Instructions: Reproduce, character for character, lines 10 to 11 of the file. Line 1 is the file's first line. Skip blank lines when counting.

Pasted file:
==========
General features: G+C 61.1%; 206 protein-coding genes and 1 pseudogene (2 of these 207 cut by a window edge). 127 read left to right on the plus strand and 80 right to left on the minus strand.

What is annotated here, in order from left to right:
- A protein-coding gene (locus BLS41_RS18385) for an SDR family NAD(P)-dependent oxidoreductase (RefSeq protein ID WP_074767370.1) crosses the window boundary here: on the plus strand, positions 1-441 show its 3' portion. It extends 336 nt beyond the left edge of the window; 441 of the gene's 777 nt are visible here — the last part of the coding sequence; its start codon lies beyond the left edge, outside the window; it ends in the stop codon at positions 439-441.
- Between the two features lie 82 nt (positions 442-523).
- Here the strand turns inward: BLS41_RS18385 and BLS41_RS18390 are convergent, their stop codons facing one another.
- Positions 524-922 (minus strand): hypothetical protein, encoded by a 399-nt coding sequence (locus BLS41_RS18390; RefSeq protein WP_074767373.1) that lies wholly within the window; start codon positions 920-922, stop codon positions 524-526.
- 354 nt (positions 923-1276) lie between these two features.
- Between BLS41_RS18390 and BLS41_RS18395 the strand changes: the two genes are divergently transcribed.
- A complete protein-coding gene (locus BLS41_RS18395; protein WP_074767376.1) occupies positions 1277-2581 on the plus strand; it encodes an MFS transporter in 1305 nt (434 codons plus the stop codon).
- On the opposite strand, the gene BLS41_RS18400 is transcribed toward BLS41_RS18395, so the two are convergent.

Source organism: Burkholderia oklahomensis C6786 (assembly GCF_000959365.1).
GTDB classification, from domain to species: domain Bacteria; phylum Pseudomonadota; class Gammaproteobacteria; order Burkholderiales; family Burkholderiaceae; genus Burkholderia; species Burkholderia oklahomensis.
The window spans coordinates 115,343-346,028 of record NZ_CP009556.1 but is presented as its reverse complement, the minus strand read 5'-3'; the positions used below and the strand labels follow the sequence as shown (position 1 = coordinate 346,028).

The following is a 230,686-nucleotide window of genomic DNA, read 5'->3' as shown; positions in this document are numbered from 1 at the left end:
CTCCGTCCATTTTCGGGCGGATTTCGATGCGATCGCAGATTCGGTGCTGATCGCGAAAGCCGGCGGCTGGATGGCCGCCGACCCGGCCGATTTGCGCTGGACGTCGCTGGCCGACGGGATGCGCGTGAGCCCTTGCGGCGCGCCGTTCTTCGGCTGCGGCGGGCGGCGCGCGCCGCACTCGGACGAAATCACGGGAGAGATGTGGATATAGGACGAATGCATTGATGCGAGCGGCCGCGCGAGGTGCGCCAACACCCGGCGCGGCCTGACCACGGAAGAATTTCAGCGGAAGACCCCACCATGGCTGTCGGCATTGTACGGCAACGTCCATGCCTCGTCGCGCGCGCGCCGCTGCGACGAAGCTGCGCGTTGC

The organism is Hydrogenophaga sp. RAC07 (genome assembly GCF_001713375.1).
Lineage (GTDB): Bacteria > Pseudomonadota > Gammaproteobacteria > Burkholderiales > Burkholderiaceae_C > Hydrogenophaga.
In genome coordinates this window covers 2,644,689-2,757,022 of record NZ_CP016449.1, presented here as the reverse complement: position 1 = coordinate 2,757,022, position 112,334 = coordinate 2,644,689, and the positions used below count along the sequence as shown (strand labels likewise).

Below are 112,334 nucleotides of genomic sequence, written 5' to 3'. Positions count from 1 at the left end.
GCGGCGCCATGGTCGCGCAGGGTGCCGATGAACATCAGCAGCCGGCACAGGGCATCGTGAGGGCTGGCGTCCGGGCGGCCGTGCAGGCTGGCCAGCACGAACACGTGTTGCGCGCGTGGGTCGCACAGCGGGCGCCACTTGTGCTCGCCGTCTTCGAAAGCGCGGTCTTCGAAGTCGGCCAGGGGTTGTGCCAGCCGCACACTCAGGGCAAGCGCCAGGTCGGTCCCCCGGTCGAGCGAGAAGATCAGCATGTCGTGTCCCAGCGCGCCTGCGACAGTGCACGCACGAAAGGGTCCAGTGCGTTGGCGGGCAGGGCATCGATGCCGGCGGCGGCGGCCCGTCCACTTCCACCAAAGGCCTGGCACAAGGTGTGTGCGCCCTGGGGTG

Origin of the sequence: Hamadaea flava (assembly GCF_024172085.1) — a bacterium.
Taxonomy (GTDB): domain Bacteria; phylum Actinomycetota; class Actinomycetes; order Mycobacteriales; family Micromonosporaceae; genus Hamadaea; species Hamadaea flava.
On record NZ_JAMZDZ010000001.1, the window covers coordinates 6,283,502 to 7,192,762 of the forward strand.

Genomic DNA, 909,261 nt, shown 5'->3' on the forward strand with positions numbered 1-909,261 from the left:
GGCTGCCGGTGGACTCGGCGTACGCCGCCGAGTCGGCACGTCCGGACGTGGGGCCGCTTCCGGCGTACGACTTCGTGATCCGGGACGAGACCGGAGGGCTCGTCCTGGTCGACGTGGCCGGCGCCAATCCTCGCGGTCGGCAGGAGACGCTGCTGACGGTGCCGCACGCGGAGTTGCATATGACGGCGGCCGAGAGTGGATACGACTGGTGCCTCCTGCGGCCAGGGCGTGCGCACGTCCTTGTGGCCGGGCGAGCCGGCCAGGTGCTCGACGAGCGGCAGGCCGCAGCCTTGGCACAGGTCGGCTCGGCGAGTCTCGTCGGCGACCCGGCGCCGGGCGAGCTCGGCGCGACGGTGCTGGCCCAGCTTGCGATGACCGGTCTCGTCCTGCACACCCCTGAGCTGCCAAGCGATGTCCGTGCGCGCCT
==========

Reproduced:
- On the opposite strand, the gene BLS41_RS18400 is transcribed toward BLS41_RS18395, so the two are convergent.

Source organism: Burkholderia oklahomensis C6786 (assembly GCF_000959365.1).